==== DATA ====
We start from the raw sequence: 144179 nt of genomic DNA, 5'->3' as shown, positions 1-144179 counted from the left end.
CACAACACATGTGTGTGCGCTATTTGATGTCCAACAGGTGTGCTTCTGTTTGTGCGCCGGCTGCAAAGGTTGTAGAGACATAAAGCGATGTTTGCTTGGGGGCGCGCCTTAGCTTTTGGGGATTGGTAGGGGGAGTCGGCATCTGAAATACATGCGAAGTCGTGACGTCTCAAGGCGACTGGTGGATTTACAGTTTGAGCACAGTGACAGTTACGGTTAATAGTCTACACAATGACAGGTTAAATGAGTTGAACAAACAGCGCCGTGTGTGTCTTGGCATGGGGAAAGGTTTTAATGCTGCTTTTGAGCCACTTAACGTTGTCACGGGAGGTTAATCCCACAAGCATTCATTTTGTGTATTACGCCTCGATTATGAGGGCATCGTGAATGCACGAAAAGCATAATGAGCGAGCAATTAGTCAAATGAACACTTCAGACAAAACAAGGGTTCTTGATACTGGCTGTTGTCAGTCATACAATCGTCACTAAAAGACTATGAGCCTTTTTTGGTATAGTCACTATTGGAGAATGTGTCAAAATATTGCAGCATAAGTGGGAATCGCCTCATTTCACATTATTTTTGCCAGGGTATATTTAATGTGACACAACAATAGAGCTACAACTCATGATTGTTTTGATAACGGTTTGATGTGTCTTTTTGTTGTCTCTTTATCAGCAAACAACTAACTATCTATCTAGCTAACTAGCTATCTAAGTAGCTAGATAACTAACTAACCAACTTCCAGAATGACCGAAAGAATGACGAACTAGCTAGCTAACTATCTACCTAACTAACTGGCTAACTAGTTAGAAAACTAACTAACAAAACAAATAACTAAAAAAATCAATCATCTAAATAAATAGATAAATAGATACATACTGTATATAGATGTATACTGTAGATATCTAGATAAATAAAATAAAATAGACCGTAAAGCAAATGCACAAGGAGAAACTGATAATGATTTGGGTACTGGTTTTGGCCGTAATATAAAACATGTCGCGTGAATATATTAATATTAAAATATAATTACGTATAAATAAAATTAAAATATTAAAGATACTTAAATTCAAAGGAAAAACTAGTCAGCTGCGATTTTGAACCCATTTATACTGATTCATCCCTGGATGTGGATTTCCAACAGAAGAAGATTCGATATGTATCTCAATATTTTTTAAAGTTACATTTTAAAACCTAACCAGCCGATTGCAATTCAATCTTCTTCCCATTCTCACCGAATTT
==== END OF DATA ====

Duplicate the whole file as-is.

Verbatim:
We start from the raw sequence: 144179 nt of genomic DNA, 5'->3' as shown, positions 1-144179 counted from the left end.
CACAACACATGTGTGTGCGCTATTTGATGTCCAACAGGTGTGCTTCTGTTTGTGCGCCGGCTGCAAAGGTTGTAGAGACATAAAGCGATGTTTGCTTGGGGGCGCGCCTTAGCTTTTGGGGATTGGTAGGGGGAGTCGGCATCTGAAATACATGCGAAGTCGTGACGTCTCAAGGCGACTGGTGGATTTACAGTTTGAGCACAGTGACAGTTACGGTTAATAGTCTACACAATGACAGGTTAAATGAGTTGAACAAACAGCGCCGTGTGTGTCTTGGCATGGGGAAAGGTTTTAATGCTGCTTTTGAGCCACTTAACGTTGTCACGGGAGGTTAATCCCACAAGCATTCATTTTGTGTATTACGCCTCGATTATGAGGGCATCGTGAATGCACGAAAAGCATAATGAGCGAGCAATTAGTCAAATGAACACTTCAGACAAAACAAGGGTTCTTGATACTGGCTGTTGTCAGTCATACAATCGTCACTAAAAGACTATGAGCCTTTTTTGGTATAGTCACTATTGGAGAATGTGTCAAAATATTGCAGCATAAGTGGGAATCGCCTCATTTCACATTATTTTTGCCAGGGTATATTTAATGTGACACAACAATAGAGCTACAACTCATGATTGTTTTGATAACGGTTTGATGTGTCTTTTTGTTGTCTCTTTATCAGCAAACAACTAACTATCTATCTAGCTAACTAGCTATCTAAGTAGCTAGATAACTAACTAACCAACTTCCAGAATGACCGAAAGAATGACGAACTAGCTAGCTAACTATCTACCTAACTAACTGGCTAACTAGTTAGAAAACTAACTAACAAAACAAATAACTAAAAAAATCAATCATCTAAATAAATAGATAAATAGATACATACTGTATATAGATGTATACTGTAGATATCTAGATAAATAAAATAAAATAGACCGTAAAGCAAATGCACAAGGAGAAACTGATAATGATTTGGGTACTGGTTTTGGCCGTAATATAAAACATGTCGCGTGAATATATTAATATTAAAATATAATTACGTATAAATAAAATTAAAATATTAAAGATACTTAAATTCAAAGGAAAAACTAGTCAGCTGCGATTTTGAACCCATTTATACTGATTCATCCCTGGATGTGGATTTCCAACAGAAGAAGATTCGATATGTATCTCAATATTTTTTAAAGTTACATTTTAAAACCTAACCAGCCGATTGCAATTCAATCTTCTTCCCATTCTCACCGAATTT